By the way, Lenin was frequently portrayed and referred to as Grandfather Lenin although he died at 54! Stalin never reached this ‘grandfather’ status, probably because right upon his death the anti-cult campaign started and so he was never mythologized as an ideal and originator, but rather as a powerful follower already during his lifetime.
Would you like your dessert served on this 1940 NKVD plate? NKVD was the predecessor of KGB, in case you were wondering. Or would you rather prefer this 1918 plate with a menacing revolutionary “Those not with us are against us” (ironically attributed to Jesus).
Talking about food, here’s a veeeery Spartan BREAKFAST menu at some high-rank health resort where many of the Brezhnev’s cohort were curing their sores, dated 22nd of February, 1979. Yes, everything was regulated and ordered from the above. The menu goes like this: “Granular caviar, stuffed pike perch, tenderloin with prunes, veggies. Russian schi (soup from greens) with vatrushka, baked crabs, fried turkey. Apples in wine, coffee.” I wonder, did they ever regain their health with such breakfasts? And what were the dinners and lunches then?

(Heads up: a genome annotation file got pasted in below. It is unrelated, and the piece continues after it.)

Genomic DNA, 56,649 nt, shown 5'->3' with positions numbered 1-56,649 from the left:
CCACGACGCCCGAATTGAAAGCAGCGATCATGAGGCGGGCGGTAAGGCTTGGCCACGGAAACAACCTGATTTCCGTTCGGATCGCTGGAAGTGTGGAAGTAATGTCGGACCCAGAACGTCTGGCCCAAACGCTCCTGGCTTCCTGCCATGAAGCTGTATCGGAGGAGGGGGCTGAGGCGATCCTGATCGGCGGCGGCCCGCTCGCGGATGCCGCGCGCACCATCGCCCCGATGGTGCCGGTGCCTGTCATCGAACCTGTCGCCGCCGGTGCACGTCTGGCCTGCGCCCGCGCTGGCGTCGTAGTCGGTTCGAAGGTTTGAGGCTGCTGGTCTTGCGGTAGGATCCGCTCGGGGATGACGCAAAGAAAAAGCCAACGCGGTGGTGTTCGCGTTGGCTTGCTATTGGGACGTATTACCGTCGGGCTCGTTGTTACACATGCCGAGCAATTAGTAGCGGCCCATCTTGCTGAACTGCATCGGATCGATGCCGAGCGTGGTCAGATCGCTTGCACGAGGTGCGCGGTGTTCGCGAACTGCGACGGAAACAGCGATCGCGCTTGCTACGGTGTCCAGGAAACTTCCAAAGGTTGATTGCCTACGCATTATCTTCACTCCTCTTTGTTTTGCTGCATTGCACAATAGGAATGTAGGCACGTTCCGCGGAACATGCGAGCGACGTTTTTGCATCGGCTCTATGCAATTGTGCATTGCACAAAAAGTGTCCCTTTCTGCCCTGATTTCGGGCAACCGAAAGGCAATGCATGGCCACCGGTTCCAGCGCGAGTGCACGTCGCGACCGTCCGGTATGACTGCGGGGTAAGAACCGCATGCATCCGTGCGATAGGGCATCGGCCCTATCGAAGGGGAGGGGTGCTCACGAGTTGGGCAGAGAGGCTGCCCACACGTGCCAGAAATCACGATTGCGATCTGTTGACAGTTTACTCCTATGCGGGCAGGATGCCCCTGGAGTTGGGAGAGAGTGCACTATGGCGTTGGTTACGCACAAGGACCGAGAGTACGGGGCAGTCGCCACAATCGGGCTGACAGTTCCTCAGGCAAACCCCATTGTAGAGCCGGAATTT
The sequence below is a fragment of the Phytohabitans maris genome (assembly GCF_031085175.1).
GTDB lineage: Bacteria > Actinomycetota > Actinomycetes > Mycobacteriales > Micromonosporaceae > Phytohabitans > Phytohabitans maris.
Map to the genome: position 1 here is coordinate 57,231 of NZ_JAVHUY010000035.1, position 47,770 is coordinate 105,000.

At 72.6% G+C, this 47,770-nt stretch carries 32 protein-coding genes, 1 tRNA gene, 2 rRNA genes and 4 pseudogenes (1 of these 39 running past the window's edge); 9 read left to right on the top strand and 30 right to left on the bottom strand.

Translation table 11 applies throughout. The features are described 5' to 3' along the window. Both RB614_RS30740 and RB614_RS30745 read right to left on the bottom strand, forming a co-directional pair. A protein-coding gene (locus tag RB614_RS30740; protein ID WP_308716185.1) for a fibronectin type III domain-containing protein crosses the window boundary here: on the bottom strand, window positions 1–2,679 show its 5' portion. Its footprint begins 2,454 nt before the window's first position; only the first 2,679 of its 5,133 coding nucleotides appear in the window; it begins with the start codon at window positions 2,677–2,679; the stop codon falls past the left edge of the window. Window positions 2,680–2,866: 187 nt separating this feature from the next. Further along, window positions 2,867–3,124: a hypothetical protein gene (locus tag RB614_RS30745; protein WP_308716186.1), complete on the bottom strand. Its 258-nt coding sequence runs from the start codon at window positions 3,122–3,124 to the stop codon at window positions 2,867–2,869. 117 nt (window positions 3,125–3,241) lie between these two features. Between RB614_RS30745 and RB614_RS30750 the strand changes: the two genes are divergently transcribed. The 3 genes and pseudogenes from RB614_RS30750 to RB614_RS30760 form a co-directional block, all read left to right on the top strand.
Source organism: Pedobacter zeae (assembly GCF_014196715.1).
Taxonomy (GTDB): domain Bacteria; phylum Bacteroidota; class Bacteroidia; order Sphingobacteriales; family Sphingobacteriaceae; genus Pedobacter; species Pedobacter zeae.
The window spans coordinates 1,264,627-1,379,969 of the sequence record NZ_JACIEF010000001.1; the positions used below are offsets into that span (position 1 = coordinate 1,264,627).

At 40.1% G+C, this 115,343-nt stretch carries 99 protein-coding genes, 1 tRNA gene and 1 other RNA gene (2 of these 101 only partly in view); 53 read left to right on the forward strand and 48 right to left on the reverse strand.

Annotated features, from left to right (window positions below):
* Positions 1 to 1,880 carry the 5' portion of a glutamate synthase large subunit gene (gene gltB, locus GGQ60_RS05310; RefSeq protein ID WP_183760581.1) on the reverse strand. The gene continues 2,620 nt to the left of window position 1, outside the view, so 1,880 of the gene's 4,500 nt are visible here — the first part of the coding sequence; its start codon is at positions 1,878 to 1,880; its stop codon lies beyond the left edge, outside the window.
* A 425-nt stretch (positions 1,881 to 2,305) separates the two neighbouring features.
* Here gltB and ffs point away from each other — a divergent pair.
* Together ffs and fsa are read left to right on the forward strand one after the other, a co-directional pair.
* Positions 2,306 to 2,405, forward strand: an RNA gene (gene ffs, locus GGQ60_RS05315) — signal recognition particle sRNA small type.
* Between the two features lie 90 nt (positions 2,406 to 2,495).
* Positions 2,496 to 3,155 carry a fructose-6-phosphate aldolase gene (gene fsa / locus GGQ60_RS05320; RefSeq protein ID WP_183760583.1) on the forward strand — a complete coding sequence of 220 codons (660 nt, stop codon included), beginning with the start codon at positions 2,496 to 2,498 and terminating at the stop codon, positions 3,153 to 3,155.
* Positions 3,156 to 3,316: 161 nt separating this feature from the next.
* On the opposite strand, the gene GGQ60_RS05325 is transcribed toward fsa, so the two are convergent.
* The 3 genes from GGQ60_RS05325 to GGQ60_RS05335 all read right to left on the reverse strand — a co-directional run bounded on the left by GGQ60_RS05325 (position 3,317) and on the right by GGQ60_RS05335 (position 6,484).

But nor everyone was frequenting high-rank spa resorts. There was the majority of those living in pretty modest apartments, often shared with others, called kommunalnaya kvartira aka kommunalka.
I think this reconstruction of a Soviet kitchen is rather fair and true-to-life – you can still find these two-coloured walls and the tiled floor in kommunalka and in the public places. This right corner can not be dated exactly cause people were using same things much longer than they do now – hence the ‘universality’ of such a reconstruction:
Always in the food line, here’s how to upgrade the box where you keep your sweets with these radically red tins celebrating the 10th anniversary of the October revolution!
If you like trinkets, here’s something to stand out from the crowd, a medallion and a ring with Lenin: